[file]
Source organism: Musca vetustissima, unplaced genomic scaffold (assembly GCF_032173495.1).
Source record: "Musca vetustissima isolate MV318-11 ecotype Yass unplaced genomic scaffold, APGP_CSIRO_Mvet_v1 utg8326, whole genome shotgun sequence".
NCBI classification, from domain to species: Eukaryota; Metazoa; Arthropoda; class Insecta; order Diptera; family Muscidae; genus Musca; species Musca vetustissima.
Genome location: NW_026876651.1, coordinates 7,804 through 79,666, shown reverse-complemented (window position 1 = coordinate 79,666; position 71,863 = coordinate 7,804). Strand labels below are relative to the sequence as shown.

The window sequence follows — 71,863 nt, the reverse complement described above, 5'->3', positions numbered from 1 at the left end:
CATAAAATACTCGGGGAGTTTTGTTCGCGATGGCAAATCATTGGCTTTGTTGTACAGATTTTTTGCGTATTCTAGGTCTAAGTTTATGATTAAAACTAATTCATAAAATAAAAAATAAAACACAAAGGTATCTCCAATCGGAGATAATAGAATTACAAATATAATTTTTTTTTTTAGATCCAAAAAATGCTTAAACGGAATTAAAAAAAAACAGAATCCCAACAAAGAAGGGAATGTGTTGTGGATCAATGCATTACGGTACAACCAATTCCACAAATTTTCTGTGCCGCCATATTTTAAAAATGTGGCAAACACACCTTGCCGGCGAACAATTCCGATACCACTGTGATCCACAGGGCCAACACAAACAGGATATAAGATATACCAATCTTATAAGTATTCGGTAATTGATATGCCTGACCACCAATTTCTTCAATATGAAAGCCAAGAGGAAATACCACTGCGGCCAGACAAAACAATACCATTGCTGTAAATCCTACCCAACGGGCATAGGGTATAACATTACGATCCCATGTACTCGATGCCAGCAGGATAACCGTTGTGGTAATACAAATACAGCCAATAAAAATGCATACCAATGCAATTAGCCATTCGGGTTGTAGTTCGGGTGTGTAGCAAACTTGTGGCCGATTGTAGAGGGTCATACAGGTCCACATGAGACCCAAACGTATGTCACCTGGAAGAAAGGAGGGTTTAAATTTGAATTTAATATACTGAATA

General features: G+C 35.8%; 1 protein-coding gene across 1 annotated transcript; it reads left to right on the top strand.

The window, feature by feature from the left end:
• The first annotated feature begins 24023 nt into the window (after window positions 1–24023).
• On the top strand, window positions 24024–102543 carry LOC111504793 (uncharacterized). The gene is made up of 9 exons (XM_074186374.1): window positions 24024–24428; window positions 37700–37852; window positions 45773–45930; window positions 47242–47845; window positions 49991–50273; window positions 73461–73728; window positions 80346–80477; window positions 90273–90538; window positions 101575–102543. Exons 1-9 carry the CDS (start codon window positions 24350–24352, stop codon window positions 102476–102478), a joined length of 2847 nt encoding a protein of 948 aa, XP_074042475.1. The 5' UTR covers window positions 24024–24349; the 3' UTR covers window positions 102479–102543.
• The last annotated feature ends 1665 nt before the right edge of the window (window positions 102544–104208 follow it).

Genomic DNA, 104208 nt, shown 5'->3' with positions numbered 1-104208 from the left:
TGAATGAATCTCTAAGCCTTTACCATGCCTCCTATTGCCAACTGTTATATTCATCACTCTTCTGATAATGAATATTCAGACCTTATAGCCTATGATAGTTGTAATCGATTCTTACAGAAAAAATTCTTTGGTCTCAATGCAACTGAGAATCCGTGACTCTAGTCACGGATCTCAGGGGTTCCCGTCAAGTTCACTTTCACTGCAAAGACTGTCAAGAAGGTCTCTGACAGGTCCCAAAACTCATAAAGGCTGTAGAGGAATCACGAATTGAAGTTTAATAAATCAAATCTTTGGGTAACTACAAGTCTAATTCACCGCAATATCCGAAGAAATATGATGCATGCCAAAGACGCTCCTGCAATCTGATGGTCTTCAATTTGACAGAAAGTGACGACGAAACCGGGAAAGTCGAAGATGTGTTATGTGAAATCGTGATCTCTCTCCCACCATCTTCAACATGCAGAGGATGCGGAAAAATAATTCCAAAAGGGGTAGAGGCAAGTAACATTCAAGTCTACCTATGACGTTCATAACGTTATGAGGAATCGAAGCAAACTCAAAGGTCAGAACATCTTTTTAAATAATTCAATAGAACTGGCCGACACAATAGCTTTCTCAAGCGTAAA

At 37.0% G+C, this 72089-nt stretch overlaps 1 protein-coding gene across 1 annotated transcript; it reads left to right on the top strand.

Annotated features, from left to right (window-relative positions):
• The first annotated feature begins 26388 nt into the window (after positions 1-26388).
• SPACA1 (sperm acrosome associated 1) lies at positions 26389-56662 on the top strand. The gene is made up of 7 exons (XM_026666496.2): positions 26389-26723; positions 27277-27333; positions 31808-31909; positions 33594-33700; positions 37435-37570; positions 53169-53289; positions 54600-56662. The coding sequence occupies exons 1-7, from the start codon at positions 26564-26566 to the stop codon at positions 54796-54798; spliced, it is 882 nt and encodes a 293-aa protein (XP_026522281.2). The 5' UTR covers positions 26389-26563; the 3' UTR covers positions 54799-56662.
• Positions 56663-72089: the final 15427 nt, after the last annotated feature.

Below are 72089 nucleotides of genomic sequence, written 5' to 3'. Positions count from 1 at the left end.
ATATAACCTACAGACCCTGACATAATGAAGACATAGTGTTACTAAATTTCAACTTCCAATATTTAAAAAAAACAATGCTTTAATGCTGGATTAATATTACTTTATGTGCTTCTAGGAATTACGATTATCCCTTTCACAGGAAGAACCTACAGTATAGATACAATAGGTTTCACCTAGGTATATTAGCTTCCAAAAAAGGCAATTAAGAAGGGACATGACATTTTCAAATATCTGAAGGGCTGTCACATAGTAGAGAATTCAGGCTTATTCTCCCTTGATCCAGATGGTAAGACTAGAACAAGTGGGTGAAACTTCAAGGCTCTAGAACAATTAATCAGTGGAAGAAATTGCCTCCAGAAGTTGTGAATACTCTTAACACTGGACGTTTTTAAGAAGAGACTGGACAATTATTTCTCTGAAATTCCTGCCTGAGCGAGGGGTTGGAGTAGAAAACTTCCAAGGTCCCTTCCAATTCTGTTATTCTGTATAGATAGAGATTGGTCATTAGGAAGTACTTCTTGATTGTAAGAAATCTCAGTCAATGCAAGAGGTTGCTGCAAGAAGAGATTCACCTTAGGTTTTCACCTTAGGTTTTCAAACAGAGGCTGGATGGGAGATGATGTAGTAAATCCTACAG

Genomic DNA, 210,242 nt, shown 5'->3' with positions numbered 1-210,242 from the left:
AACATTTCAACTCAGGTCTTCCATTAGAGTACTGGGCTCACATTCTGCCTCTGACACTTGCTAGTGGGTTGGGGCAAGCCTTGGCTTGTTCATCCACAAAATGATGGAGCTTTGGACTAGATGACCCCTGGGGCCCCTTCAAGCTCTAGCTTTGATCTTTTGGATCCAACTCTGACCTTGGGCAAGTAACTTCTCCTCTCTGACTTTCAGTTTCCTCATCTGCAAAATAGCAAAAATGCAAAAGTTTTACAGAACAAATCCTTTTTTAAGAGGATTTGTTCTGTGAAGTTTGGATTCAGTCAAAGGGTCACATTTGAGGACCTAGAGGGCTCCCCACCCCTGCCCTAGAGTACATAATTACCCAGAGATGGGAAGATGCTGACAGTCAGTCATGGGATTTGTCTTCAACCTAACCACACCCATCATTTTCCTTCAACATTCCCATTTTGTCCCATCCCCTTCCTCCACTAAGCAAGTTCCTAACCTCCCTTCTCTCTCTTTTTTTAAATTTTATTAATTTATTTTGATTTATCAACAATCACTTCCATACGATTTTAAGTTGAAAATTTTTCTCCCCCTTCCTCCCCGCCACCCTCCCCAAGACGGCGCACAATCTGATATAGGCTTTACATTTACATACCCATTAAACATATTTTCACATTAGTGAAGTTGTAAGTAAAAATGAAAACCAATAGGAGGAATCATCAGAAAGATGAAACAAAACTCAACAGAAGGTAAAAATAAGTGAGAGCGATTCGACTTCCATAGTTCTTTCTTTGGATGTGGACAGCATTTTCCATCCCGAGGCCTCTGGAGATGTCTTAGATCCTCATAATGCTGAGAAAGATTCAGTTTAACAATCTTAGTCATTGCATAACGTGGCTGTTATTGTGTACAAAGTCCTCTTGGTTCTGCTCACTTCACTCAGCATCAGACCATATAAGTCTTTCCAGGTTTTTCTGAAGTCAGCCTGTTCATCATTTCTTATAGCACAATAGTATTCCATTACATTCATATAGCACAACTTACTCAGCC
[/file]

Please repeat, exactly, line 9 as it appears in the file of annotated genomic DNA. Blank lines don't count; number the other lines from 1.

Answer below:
• The first annotated feature begins 24023 nt into the window (after window positions 1–24023).